Are you thinking of leaving teaching? Not sure if teaching is still what you should be doing? Here we discuss 9 signs that leaving teaching is the right choice for you.
It is never easy looking for work or switching careers. The long process of searching job boards, going on interviews and the emotional rollercoaster of rejections and silence can deter anyone from leaving a bad job. But, if you are stuck in a no-win situation and you don’t see any way out, then you need to do what’s right for you and trudge through to find the perfect match. It may be time to look into a career change for teachers. Here are nine warning signs that will let you know that it is time to stop thinking of leaving teaching and actually do something.
9 Signs Leaving Teaching is the Right Choice
Thinking Of Leaving Teaching?
Are you anxious and feeling sick or overwhelmed at the thought of going to work the next day, then you may be in burn-out mode and your body is telling you to stop. Gallup says 63 percent of employees who feel burned out are more likely to take a sick day and have 13 percent less confidence in their job performance. This can lead to lower productivity and this situation is not good for the employee or the employer.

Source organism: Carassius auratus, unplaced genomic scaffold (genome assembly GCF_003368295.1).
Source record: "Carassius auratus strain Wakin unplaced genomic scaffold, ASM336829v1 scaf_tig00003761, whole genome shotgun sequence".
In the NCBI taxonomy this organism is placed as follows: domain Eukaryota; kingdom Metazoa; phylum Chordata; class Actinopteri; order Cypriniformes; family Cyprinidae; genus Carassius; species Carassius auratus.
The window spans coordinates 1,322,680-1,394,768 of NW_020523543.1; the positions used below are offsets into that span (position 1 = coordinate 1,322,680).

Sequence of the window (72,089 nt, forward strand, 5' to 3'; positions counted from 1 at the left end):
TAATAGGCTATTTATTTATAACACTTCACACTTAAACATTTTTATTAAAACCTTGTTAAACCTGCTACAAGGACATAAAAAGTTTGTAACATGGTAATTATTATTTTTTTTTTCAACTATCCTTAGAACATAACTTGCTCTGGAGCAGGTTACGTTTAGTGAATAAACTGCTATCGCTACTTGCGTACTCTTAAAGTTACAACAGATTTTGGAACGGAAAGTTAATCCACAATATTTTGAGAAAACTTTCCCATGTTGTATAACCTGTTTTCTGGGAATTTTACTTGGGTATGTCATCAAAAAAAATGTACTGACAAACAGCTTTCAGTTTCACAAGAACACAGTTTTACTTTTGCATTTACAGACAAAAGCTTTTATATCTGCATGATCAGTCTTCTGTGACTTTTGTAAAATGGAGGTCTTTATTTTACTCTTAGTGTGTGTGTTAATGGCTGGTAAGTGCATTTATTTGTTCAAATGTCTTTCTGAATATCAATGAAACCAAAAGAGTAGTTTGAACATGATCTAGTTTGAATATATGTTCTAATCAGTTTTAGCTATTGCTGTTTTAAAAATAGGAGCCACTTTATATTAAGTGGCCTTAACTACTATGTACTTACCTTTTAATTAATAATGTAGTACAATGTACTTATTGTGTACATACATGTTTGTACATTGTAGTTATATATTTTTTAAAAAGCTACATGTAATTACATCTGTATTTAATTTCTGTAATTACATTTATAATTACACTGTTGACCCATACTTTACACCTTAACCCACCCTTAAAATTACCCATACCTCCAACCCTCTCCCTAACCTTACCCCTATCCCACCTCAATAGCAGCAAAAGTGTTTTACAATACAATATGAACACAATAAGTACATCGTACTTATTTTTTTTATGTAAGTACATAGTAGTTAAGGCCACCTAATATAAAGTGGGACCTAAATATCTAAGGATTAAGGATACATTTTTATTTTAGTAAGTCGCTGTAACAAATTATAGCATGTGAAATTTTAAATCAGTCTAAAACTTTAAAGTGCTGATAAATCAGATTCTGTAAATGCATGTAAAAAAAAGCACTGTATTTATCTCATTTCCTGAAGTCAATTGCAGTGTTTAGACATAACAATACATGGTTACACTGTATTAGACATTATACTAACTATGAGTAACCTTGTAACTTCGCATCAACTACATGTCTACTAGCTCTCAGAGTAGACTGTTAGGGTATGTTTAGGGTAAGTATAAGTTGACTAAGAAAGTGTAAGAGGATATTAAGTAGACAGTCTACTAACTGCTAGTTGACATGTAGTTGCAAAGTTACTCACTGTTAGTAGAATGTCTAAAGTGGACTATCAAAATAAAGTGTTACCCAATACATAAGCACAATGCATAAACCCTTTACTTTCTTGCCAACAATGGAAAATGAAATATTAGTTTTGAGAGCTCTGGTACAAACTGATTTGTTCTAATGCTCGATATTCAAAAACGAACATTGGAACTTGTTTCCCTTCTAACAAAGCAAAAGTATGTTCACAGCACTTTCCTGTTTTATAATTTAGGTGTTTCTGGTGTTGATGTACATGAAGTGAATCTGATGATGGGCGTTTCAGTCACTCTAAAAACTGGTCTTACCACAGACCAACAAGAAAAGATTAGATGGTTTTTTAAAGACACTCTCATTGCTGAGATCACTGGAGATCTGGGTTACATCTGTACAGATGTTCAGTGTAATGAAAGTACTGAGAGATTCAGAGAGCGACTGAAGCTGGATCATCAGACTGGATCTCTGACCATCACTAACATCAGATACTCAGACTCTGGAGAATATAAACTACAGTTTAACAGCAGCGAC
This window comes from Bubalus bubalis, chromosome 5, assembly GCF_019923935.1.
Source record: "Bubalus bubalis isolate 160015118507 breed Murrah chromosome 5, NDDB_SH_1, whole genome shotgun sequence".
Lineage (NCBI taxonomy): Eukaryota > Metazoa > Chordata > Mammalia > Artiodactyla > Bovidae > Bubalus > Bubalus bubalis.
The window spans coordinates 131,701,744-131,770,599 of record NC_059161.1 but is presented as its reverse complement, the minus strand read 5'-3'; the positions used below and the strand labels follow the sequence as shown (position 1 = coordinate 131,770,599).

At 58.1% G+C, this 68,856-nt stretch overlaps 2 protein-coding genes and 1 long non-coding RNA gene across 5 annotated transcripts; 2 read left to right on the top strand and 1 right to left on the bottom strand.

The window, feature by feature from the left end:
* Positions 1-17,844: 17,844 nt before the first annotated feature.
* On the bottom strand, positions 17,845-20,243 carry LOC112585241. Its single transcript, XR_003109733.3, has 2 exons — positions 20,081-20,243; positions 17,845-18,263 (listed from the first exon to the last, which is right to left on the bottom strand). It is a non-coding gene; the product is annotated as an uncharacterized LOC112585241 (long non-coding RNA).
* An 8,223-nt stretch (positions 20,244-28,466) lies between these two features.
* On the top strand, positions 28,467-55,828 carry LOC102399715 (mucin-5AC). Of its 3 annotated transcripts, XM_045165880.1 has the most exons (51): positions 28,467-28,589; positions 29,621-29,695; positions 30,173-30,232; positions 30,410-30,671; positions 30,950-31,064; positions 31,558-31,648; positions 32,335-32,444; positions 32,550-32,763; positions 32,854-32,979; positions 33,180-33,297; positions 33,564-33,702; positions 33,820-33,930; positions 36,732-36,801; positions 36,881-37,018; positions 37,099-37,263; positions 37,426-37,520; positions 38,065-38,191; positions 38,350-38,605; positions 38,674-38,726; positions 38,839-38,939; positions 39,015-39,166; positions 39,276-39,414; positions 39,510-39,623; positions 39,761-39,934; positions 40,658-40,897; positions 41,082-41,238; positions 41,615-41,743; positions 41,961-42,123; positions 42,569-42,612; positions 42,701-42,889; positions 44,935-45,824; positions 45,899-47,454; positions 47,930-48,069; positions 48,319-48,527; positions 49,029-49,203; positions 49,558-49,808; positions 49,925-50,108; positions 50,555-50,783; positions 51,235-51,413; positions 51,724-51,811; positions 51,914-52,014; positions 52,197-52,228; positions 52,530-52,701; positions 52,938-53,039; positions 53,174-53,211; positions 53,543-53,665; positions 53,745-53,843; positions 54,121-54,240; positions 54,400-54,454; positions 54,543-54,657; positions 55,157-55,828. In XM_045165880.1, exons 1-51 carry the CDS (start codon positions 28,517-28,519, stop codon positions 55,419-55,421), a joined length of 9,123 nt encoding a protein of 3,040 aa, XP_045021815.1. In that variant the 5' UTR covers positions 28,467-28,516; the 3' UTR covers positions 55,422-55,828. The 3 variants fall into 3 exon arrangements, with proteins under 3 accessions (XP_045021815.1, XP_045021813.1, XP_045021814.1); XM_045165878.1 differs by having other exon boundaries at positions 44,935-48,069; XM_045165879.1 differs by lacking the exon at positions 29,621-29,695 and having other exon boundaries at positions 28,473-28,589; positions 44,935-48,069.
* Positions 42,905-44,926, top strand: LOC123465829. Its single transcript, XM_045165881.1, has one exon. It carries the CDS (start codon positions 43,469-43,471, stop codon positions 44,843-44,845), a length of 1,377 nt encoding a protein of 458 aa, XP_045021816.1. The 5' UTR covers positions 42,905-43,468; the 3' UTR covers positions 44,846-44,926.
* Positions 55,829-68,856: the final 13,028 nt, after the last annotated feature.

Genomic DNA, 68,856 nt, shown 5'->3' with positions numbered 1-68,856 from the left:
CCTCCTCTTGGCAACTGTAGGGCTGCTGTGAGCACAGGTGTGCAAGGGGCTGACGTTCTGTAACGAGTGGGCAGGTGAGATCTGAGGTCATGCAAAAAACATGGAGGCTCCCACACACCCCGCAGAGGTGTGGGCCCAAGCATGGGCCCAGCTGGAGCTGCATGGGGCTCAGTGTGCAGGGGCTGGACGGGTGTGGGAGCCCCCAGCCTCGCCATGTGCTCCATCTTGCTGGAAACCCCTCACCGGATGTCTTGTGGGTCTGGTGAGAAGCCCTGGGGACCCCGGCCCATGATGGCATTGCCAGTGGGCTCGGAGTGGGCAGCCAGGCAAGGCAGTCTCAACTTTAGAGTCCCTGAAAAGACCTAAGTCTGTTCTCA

When the weekend winds down and those Sunday Night Blues start to creep in and you can’t bear the thought of another week, then you aren’t enjoying your job the way you are supposed to. If there is no more excitement about Monday morning, then your heart is no longer in it. All jobs will have peaks and valleys, but your work experience should not be constant lows. You have the power to change the trajectory of your journey where every day is a new adventure.
Life Out of Balance
A lack of work-life balance that is negatively impacting your family and social life is a big problem can lead to negative consequences. Teacher burnout and work-life balance are the main reasons cited as to why teachers quit. We are social beings and we need a good social network to be happy. When we don’t nurture our relationships, then we become distant and lonely, which is not good for our mental and physical health. Social isolation and loneliness can be as bad for your health as smoking cigarettes. If this is occurring and you are stuck in a work and no play situation, a fresh start will do wonders. Keep your work-life balance in mind for your well-being.
Taking Stress Home
Another sign that leaving teaching may be the right choice is if you’re unable to leave emotions and stress of school at school. If you find yourself being short with loved ones as a result, your patience with work may be running thin. This is not a healthy way to live. When we take work stress home, it can negatively affect our sleep, exercise and eating habits. Employees who constantly experience higher levels of stress are 23 percent more likely to find themselves in the emergency room. Yikes!